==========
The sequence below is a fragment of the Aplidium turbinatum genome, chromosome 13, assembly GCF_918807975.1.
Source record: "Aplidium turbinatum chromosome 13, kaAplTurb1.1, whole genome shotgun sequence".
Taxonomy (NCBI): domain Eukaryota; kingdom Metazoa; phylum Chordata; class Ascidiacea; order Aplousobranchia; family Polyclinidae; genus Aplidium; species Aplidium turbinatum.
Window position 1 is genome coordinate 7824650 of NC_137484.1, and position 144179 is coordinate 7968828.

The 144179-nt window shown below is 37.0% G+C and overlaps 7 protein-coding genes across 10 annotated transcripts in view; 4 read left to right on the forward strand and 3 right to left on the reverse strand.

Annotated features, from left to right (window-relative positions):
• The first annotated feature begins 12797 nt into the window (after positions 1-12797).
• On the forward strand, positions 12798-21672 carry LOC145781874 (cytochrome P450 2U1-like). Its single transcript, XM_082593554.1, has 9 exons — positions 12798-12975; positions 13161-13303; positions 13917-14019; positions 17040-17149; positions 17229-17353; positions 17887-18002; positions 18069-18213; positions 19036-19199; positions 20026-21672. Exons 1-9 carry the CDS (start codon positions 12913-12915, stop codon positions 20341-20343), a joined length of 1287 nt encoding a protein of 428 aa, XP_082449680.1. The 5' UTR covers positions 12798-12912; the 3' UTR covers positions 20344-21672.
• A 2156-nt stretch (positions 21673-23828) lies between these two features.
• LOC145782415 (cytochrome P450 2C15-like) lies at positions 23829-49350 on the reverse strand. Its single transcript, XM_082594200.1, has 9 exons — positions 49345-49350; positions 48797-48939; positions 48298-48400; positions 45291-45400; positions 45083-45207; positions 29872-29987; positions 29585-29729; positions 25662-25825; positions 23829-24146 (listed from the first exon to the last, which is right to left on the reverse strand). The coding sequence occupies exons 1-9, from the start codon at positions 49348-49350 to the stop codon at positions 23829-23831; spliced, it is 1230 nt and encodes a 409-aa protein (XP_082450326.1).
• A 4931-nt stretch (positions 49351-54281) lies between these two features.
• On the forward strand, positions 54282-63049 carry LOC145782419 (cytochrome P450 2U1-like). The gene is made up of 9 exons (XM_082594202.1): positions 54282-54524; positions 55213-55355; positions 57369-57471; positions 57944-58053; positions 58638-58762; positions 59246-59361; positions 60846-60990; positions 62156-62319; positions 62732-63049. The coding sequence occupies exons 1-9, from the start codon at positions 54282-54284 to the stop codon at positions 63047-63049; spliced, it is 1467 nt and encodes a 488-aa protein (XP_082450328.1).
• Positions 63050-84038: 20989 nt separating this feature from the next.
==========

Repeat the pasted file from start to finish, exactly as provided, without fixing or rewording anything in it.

The sequence below is a fragment of the Aplidium turbinatum genome, chromosome 13, assembly GCF_918807975.1.
Source record: "Aplidium turbinatum chromosome 13, kaAplTurb1.1, whole genome shotgun sequence".
Taxonomy (NCBI): domain Eukaryota; kingdom Metazoa; phylum Chordata; class Ascidiacea; order Aplousobranchia; family Polyclinidae; genus Aplidium; species Aplidium turbinatum.
Window position 1 is genome coordinate 7824650 of NC_137484.1, and position 144179 is coordinate 7968828.

The 144179-nt window shown below is 37.0% G+C and overlaps 7 protein-coding genes across 10 annotated transcripts in view; 4 read left to right on the forward strand and 3 right to left on the reverse strand.

Annotated features, from left to right (window-relative positions):
• The first annotated feature begins 12797 nt into the window (after positions 1-12797).
• On the forward strand, positions 12798-21672 carry LOC145781874 (cytochrome P450 2U1-like). Its single transcript, XM_082593554.1, has 9 exons — positions 12798-12975; positions 13161-13303; positions 13917-14019; positions 17040-17149; positions 17229-17353; positions 17887-18002; positions 18069-18213; positions 19036-19199; positions 20026-21672. Exons 1-9 carry the CDS (start codon positions 12913-12915, stop codon positions 20341-20343), a joined length of 1287 nt encoding a protein of 428 aa, XP_082449680.1. The 5' UTR covers positions 12798-12912; the 3' UTR covers positions 20344-21672.
• A 2156-nt stretch (positions 21673-23828) lies between these two features.
• LOC145782415 (cytochrome P450 2C15-like) lies at positions 23829-49350 on the reverse strand. Its single transcript, XM_082594200.1, has 9 exons — positions 49345-49350; positions 48797-48939; positions 48298-48400; positions 45291-45400; positions 45083-45207; positions 29872-29987; positions 29585-29729; positions 25662-25825; positions 23829-24146 (listed from the first exon to the last, which is right to left on the reverse strand). The coding sequence occupies exons 1-9, from the start codon at positions 49348-49350 to the stop codon at positions 23829-23831; spliced, it is 1230 nt and encodes a 409-aa protein (XP_082450326.1).
• A 4931-nt stretch (positions 49351-54281) lies between these two features.
• On the forward strand, positions 54282-63049 carry LOC145782419 (cytochrome P450 2U1-like). The gene is made up of 9 exons (XM_082594202.1): positions 54282-54524; positions 55213-55355; positions 57369-57471; positions 57944-58053; positions 58638-58762; positions 59246-59361; positions 60846-60990; positions 62156-62319; positions 62732-63049. The coding sequence occupies exons 1-9, from the start codon at positions 54282-54284 to the stop codon at positions 63047-63049; spliced, it is 1467 nt and encodes a 488-aa protein (XP_082450328.1).
• Positions 63050-84038: 20989 nt separating this feature from the next.